Also, please don’t use products made for doggos on kitties. Seriously! Dogs and cats cannot receive the same flea prevention due to the pesticide class pyrethrins being extremely toxic to cats. So cat flea treatment will need to be handled using different oral medications or topical products.

And a last note on safety precautions, if you have exotic species around, ensure they’re cool around the ingredients in your pet’s products! Some of ’em can be a bit sensitive. As always, check with your veterinarian.

Flea Prevention Frequently Asked Questions

How do I know if my puppy has fleas?

Look out for physical signs such as redness or bald patches on their skin, excessive chewing or licking at specific parts of their body, and finding tiny black dots that could indicate adult fleas or eggs. You can also check for flea dirt which looks like black pepper sprinkled on the fur.


What is the best way to prevent fleas from infecting my puppy?

Maintaining a clean environment for your pup by regularly vacuuming their bedding and, brushing them down with a flea comb, applying topical prevention treatments or oral medication regularly are great ways to keep fleas away from your pup.


Are there any long-term treatments available for puppies with flea infestations?

Yes! Using an oral medication that will rid them of any existing infestations as well as keep new ones at bay is recommended. This type of medication is usually administered monthly. For very young or small puppies like those less than 8 weeks of age, or under 2 pounds of weight consult your veterinarian because most prescription and over the counter products are not labeled for those fur babies. However, there are safe products that can be used at the recommendation of and under guidance of your vet.


What should I do if I think my puppy dog has fleas?

If you suspect that your dog has been infected with fleas, take them to the vet right away for treatment options that will help get rid of the infestation.


How often should I check my puppy for fleas?

It’s a good idea to give your puppy dog a thorough comb examination with a fine-tooth flea comb at least once per month to check for any signs of infection.


Is it safe to use topical prevention treatments on my puppy?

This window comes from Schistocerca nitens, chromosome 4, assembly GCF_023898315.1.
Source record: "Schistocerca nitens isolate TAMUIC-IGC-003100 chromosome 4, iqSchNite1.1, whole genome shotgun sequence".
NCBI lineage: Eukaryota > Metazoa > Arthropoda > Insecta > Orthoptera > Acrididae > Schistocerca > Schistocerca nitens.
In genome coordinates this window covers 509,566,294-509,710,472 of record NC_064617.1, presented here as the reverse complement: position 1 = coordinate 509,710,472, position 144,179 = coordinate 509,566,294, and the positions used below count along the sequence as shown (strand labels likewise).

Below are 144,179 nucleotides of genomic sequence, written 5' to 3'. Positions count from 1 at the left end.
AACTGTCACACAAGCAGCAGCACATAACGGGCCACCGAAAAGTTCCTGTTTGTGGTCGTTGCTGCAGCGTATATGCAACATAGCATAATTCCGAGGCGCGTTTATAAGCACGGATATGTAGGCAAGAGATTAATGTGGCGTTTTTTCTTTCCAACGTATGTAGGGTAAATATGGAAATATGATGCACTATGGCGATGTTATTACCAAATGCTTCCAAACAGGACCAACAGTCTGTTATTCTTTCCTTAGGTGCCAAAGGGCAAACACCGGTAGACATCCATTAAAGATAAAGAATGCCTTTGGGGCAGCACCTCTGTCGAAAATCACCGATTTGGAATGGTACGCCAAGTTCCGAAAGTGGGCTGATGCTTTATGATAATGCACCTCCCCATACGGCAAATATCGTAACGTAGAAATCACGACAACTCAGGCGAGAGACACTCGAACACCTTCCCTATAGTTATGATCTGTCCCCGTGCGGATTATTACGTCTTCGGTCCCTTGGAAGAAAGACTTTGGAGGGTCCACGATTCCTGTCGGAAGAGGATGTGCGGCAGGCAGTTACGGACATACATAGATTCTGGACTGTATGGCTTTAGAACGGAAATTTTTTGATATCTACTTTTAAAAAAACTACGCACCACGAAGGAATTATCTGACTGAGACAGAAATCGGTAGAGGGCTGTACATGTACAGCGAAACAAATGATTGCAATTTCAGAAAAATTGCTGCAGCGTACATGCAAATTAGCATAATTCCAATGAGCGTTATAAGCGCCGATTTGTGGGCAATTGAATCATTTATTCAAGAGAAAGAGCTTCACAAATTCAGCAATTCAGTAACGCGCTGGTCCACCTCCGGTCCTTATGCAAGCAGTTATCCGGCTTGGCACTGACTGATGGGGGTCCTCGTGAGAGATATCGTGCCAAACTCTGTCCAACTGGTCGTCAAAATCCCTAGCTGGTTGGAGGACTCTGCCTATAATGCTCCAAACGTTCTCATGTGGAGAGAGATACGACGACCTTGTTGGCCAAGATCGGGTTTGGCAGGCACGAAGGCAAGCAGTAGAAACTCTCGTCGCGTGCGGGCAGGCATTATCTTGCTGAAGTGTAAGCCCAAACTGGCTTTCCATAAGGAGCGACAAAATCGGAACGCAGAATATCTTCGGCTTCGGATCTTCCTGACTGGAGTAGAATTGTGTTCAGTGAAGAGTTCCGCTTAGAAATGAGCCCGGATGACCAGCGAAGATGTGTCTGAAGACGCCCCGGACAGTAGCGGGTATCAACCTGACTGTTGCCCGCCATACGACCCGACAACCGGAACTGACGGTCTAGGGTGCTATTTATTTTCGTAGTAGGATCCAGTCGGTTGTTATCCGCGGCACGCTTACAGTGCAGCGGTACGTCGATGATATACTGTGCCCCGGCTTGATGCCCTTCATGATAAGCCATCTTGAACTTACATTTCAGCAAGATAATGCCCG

Yes, most topical flea prevention treatments are safe for puppies as long as you follow the instructions and dosage recommendations listed on the packaging. For puppies that don’t fit the dosage recommendations, contact your veterinarian.


What type of environment should I maintain in order to prevent fleas from infecting my puppy?

Keeping your pup’s environment clean by regularly vacuuming their bedding and brushing them down with a flea comb is key when it comes to preventing fleas from infecting them.


Are there any natural remedies that can help get rid of fleas on my puppy dog?

Yes, there are so-called “natural remedies or repellants” for fleas. Do they work? Eh, sure, until you get fleas. You may get lucky and not have fleas for years. You may get lucky and not use anything to prevent fleas and not have them for years or even decades. Then one day, you’ll be calling your vet for their recommended prevention because your “flea treats”, garlic, citrus, or lavender oil, didn’t do squat to prevent fleas, and your fur baby is tearing his skin apart because he has a flea allergy and literally can’t sleep at night because he was bitten by a flea. There are, unfortunately, a lot of “snake oil” type products out there marketed as “safe”, “all-natural”, or “organic” treatments and preventatives for fleas. But truly, your veterinarian is the best resource; these people spent a lot of time earning a higher degree or degrees and most likely went into deep debt to answer this question over and over ad nauseam like a broken record (get the drift?).


How often should I use an oral medication for flea prevention?

It’s recommended to administer oral medication each month of the year. This will help keep existing infestations at bay as well as prevent new ones from occurring.


What if my puppy dog is allergic to some of the ingredients in topical prevention treatments?

If your dog has any adverse effects or suspects adverse effects after taking an oral flea prevention product, consult with your veterinarian. The most commonly reported side effects of oral flea prevention are GI-related (vomiting, diarrhea, drooling, anorexia). Any adverse effect(s) may have been a coincidence, so your vet may recommend giving it shortly after eating a meal or may recommend switching to a topical product instead, depending on the symptoms noted. Another option is to call the manufacturer of the product; they may refund you or have a suggestion regarding the administration of the product. In many cases with oral products, most manufacturers recommend giving the product on 2-3 different occasions when the pet is not having any gi symptoms and is otherwise normal and watching for adverse events before saying that the product is not a good fit for your pet.


I’ve heard some flea prevention products cause seizures. Is this true?

With some oral products, the seizure threshold can be lowered in those pets with epilepsy and predisposed to seizures. In patients with epilepsy that are not on anti-epileptic drugs (AED’s) and thus their seizures are not controlled with medication, you should consult with your veterinarian about what products they recommend for flea prevention.